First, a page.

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Saturday, November 20, 2010

Powerlessness can work!

So I recently started replaying Half-Life 2 and as I was progressing through the beginnings of the game, I made quite a realization.  That being, I enjoyed the introduction of that game just as much if not more than the entire trilogy.   Why might this be?  The powerlessness you feel throughout this section of the game. 

Half-Life is an unquestioned masterpiece.  Why this adventure shines has to do greatly with parts like the beginning.  The story development is masterfully well at interweaving it as you progress.  If you have to stop, it is because a character needs to do something in real-time.  You simply aren’t frozen in time.  You’re waiting around because Gordon would have to wait around in that situation.  (looking at a schematic, getting an explanation, meeting a new contact)  Now I spoke of powerlessness.   You wake up, immediately connected to the G-man through his telepathic message, on a train in a strange place.  You are with other people who also are stunned, broken and alone.   You step off the train and the vastness and coldness of the station is immensely prevalent.  You take in the multitude and hostility of the combine troopers, the loudness and echo of Breen’s voice, the hopeless postures of the citizens, the trash strewn about.  All of these factors set a masterful mood. 
One thing you notice is that you have literally nothing.  No crowbar.  No pistol.  No nothing.   This is a great difference between where you left off in the previous game, being practically a one man army.  The game puts you on a linear path but you don’t feel like the game is forcing you.  Instead there is an already imposing presence forcing you; the combine soldiers.   You damn well better stay on the path or you will face a bash.   You feel the fear of the other internees and it quickly transfers to your persona.  You hear of missing family members, utter confusion, fears of drugged water that “makes you forget.”  The game wonderfully stages scripted dialogue and moments that don’t feel that way at all.  Everything you see and hear feels like it was already happening in this world before you got there.  What is this place you stepped into?   Is this Earth?  If so, what had happened here?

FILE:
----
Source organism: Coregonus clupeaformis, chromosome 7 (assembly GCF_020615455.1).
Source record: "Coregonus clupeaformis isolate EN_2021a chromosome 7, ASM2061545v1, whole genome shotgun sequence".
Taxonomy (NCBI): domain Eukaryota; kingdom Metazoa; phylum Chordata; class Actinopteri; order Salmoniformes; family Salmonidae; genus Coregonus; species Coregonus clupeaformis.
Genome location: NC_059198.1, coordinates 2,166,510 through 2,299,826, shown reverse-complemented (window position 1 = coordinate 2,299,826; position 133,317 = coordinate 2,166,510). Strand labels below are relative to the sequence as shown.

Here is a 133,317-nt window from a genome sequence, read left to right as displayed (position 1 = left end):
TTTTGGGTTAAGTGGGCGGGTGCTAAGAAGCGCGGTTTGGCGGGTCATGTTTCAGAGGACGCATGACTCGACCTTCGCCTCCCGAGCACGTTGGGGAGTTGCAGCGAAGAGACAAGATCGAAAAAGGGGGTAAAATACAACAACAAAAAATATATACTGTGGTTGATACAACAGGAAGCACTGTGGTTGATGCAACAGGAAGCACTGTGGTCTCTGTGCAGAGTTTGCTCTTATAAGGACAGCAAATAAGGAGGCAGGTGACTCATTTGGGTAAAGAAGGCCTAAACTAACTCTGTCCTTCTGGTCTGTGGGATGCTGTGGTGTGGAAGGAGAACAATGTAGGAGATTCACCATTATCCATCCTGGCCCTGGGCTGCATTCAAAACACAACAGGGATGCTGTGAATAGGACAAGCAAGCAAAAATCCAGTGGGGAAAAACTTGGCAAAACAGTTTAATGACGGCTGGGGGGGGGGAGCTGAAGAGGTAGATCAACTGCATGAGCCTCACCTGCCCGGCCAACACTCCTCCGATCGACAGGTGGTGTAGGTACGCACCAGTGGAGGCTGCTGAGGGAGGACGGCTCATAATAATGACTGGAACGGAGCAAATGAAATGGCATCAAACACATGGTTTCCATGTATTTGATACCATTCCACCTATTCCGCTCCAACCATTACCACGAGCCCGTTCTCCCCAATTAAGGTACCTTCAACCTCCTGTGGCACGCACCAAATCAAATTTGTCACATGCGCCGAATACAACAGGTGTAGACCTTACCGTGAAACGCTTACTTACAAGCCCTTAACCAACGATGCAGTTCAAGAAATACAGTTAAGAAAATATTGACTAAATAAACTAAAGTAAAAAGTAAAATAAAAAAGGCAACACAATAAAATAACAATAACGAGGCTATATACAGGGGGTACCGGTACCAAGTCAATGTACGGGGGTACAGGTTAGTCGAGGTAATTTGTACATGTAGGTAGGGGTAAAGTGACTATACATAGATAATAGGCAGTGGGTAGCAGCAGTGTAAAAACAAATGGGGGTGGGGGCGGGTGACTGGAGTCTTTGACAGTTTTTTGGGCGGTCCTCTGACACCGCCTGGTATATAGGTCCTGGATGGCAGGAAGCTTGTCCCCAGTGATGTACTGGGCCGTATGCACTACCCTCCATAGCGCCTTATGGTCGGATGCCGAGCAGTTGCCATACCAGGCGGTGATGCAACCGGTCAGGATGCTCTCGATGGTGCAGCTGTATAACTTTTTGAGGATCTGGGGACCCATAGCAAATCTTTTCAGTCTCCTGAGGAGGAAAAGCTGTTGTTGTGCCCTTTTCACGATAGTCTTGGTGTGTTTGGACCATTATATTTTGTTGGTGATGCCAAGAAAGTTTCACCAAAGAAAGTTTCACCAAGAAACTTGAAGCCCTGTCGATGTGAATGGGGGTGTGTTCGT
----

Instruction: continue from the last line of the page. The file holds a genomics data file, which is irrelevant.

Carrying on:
After being herded like an animal among your other fellow internees through the registration check points, you ultimately find your way outside to come across a robot immediately photographing you and see a bleak scene resembling the look of something reminiscent of East Berlin.  Military checkpoints, a lifeless and sterile town square, people milling about in their monochrome prison-like uniforms all as a giant, imposing tower looms in the distance.   As you travel, you see the scenes of people being beaten, rounded up, and taken into custody.  You wonder, “If you are already in some type of custody, where are these people being taken? What could such a broken people have done?  Who are these oppressors?  Are they human?”

You take in the utter presence of the vehicles, get glimpses of the long legged military creatures lumbering about which look straight from the mind of H. G. Wells and soldiers inside some buildings questioning and harassing residents, you included.  After a few moments you stumble into one of the nondescript tenements and make your way upstairs.  You see troopers bashing on doors and muffled yells and cries for help inside rooms out of your view.  More broken residents are inside the rooms you traverse.  You find a crying woman, people peering from the windows at police vehicles outside, as sirens and helicopters buzz in the distance.